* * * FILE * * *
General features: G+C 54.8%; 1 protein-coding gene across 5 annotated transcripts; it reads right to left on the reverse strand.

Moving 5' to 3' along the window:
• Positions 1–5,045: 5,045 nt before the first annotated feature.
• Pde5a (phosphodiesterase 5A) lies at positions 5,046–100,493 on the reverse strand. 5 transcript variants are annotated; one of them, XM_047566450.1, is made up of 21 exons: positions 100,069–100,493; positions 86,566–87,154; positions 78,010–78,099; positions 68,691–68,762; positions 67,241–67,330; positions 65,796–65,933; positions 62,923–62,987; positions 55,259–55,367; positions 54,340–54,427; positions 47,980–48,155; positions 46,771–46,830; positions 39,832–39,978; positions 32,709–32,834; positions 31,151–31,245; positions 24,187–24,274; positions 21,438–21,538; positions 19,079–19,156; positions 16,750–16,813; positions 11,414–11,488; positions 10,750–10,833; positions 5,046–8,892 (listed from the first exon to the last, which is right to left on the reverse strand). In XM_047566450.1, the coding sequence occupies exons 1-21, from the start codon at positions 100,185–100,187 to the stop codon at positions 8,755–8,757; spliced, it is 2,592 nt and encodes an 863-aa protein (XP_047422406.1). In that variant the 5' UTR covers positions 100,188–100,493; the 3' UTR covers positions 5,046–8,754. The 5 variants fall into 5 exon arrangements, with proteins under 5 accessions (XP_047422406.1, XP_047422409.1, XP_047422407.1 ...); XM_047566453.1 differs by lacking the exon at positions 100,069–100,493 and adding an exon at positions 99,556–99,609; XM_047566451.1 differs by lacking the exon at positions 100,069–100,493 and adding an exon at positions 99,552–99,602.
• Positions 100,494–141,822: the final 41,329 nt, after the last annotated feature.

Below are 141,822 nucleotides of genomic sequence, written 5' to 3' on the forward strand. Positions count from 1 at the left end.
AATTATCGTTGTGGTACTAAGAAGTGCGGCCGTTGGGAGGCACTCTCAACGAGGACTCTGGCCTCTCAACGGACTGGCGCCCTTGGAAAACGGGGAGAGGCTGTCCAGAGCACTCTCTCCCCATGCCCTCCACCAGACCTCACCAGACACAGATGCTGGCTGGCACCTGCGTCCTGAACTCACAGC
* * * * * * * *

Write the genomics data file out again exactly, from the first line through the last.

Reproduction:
General features: G+C 54.8%; 1 protein-coding gene across 5 annotated transcripts; it reads right to left on the reverse strand.

Moving 5' to 3' along the window:
• Positions 1–5,045: 5,045 nt before the first annotated feature.
• Pde5a (phosphodiesterase 5A) lies at positions 5,046–100,493 on the reverse strand. 5 transcript variants are annotated; one of them, XM_047566450.1, is made up of 21 exons: positions 100,069–100,493; positions 86,566–87,154; positions 78,010–78,099; positions 68,691–68,762; positions 67,241–67,330; positions 65,796–65,933; positions 62,923–62,987; positions 55,259–55,367; positions 54,340–54,427; positions 47,980–48,155; positions 46,771–46,830; positions 39,832–39,978; positions 32,709–32,834; positions 31,151–31,245; positions 24,187–24,274; positions 21,438–21,538; positions 19,079–19,156; positions 16,750–16,813; positions 11,414–11,488; positions 10,750–10,833; positions 5,046–8,892 (listed from the first exon to the last, which is right to left on the reverse strand). In XM_047566450.1, the coding sequence occupies exons 1-21, from the start codon at positions 100,185–100,187 to the stop codon at positions 8,755–8,757; spliced, it is 2,592 nt and encodes an 863-aa protein (XP_047422406.1). In that variant the 5' UTR covers positions 100,188–100,493; the 3' UTR covers positions 5,046–8,754. The 5 variants fall into 5 exon arrangements, with proteins under 5 accessions (XP_047422406.1, XP_047422409.1, XP_047422407.1 ...); XM_047566453.1 differs by lacking the exon at positions 100,069–100,493 and adding an exon at positions 99,556–99,609; XM_047566451.1 differs by lacking the exon at positions 100,069–100,493 and adding an exon at positions 99,552–99,602.
• Positions 100,494–141,822: the final 41,329 nt, after the last annotated feature.

Below are 141,822 nucleotides of genomic sequence, written 5' to 3' on the forward strand. Positions count from 1 at the left end.
AATTATCGTTGTGGTACTAAGAAGTGCGGCCGTTGGGAGGCACTCTCAACGAGGACTCTGGCCTCTCAACGGACTGGCGCCCTTGGAAAACGGGGAGAGGCTGTCCAGAGCACTCTCTCCCCATGCCCTCCACCAGACCTCACCAGACACAGATGCTGGCTGGCACCTGCGTCCTGAACTCACAGC